• Will H. in reply to A Teacher says:

        I’m not so sure about this.
        Women definitely screw. That’s a fact.
        Some of them are pretty good at it. Others could use more practice.Report

        • A Teacher in reply to Will H. says:

          I’m not saying that they don’t have sex, I’m saying that society tells them they’re not allowed to want to have sex. At least in my experience from the dating scene, guys were encouraged to go for it, girls were encouraged to wait and deny. If a girl said “I’m totally going to get some tonight” she was admonished.

          A guy was high-fived.Report

          • Will H. in reply to A Teacher says:

            Yeah, I get what you’re saying.
            But more pragmatically, it has nothing to do with libido.
            It’s more about discretion.
            Discretion is a thing ingrained into females at an early age.
            Doesn’t address desire.Report

      • Kim in reply to A Teacher says:

        Teach her how to masturbate? Possibly teach her how to do mutual masturbation?

        Blowing off steam (ahem!) is a decent way to prevent “consequences”. It’s more reliable than the alternative, statistically speaking.Report

        • Will H. in reply to Kim says:

          Isn’t that back to the idea that rape is all about sexual attraction?
          Is it really a matter of normal, healthy desire?

          To what extent does inducement constitute force?
          So if my boss tells me, “Be here by 7,” and I say, “No, I need to rub one out,” then he’s set me up for rape?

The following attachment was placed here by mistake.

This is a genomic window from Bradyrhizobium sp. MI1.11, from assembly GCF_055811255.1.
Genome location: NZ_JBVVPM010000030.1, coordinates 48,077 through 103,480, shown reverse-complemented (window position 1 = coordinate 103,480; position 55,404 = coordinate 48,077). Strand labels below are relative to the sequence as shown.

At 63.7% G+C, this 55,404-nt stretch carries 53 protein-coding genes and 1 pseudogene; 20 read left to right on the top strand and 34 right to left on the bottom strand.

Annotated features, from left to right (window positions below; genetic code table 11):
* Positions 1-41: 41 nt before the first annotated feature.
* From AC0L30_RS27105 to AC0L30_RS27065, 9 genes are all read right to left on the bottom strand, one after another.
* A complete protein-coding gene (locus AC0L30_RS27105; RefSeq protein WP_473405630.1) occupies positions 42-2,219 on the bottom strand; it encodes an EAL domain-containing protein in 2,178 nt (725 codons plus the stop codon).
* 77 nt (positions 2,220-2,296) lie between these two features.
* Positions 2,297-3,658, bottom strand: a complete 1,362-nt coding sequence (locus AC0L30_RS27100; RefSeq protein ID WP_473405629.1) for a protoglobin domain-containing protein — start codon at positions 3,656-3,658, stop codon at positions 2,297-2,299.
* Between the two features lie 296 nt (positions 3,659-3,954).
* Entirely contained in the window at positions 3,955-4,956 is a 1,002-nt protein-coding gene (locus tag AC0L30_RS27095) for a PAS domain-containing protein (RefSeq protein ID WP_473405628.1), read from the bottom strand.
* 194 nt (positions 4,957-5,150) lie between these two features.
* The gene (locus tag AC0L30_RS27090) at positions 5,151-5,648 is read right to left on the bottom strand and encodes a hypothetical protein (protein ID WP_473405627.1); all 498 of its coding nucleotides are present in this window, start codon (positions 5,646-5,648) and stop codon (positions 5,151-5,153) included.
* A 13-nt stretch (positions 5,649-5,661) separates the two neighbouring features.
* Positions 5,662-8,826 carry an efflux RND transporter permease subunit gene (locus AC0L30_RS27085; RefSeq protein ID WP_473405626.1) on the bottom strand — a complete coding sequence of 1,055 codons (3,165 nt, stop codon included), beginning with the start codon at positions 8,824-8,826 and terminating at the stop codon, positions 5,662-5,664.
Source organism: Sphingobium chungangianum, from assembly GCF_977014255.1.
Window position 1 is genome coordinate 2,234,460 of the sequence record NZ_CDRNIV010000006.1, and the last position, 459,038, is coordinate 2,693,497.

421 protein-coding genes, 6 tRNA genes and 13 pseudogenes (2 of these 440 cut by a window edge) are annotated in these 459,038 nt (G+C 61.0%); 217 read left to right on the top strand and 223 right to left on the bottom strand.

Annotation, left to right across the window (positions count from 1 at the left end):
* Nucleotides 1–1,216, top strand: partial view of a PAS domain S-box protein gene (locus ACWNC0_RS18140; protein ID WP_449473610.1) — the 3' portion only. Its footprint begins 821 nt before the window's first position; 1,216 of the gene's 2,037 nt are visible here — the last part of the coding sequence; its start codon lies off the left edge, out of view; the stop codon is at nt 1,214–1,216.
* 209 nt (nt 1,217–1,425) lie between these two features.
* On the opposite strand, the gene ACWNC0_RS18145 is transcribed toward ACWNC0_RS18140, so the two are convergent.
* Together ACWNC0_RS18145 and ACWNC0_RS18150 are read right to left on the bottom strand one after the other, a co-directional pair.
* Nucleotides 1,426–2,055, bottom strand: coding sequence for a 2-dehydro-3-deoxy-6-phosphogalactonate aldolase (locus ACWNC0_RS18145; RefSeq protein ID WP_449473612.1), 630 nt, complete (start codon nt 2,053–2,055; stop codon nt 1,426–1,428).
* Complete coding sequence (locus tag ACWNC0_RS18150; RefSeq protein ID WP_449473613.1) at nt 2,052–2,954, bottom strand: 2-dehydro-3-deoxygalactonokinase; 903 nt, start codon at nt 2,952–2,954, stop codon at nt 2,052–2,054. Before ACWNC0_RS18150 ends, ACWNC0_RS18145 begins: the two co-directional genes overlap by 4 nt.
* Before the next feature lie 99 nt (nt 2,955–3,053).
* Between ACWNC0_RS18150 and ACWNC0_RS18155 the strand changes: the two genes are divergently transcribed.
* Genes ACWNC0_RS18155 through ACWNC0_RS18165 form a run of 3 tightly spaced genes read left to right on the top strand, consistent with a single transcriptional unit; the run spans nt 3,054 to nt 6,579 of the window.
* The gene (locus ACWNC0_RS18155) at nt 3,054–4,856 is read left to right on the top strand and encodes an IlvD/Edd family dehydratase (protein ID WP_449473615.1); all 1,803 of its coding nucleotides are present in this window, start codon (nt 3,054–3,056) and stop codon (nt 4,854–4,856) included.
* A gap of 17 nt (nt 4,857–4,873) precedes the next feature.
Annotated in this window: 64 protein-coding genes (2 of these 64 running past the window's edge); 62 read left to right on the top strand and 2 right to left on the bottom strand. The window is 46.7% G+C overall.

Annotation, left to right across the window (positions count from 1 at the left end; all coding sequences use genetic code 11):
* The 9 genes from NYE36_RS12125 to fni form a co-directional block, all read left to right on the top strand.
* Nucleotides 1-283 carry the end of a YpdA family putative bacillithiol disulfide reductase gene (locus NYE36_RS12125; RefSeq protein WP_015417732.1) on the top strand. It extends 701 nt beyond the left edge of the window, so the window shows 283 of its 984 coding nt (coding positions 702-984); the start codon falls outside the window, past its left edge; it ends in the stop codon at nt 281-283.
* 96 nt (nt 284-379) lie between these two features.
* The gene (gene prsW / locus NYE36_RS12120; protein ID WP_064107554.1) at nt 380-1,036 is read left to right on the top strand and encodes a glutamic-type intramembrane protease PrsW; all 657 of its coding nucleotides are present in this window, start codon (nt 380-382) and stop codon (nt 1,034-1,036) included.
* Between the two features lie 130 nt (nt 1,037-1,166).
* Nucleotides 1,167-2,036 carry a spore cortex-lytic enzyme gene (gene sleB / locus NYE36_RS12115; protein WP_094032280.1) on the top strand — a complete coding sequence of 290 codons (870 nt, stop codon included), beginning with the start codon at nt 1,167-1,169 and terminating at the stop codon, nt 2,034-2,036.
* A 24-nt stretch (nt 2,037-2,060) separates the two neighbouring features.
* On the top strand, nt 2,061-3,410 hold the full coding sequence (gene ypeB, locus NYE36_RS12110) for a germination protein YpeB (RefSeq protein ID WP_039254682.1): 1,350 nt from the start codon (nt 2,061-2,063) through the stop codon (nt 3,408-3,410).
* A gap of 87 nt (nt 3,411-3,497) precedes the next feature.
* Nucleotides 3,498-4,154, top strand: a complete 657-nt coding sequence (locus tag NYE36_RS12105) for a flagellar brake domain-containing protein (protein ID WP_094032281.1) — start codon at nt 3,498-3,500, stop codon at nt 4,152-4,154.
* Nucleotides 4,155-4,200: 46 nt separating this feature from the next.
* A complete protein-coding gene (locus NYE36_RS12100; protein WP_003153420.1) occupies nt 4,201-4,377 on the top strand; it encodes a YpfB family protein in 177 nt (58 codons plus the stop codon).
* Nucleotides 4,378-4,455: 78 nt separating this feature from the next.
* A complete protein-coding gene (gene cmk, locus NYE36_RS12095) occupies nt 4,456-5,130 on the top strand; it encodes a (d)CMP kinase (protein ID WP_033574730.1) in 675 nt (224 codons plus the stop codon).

Have you ever thought about the implications of what you’re saying?Report

          • Kim in reply to Will H. says:

            No, Rape is not about normal, healthy desire. It’s often about desire perverted — by desperate people, trying to get something they really want by breaking the rules.

            Someone can rape someone else and not even know it. Desperation and frustration are allies, and people can boil over. It’s not a good thing when it happens.Report

          • Kim in reply to Will H. says:

            Most normal, adjusted folks don’t even think about rape. They get enough sex normally that it’s just not a factor. This is not to say that rape is primarily about desire.Report

            • BlaiseP in reply to Kim says:

              Rape, as I understand it, has almost nothing to do with desire and everything to do with domination and humiliation. That it takes on sexual overtones is entirely a process of shaming the victim.Report

              • Kim in reply to BlaiseP says:

                Some people are all about the domination and humiliation. That’s not everyone who rapes, though.
                Certain folks are just desperate, and fucking stupid.

                Kid brother gets molested by his big sister, he decides to do what his instincts are telling him he should do to his horny sis? That’s not about domination and humiliation. Hell, he may not have enough sex ed to know what he’s doing, other than “it feels right”.Report

              • Shazbot5 in reply to BlaiseP says:

                Only in some cases is it about dominance. Sometimes it is a macho dude who feels sexual desire who fails to get explicit consent.Report

              • Will H. in reply to BlaiseP says:

                That is my understanding as well; or something very similar.

                K. here is forwarding an argument from the Middle Ages used mostly to prostitution.
                Still being used for that purpose as well.

                Seems to run counter with Items 1 – 5 of what Maxwell was saying at any rate.Report

              • Kim in reply to Will H. says:

                … Okay, I’m confused, what argument am I using anyhow?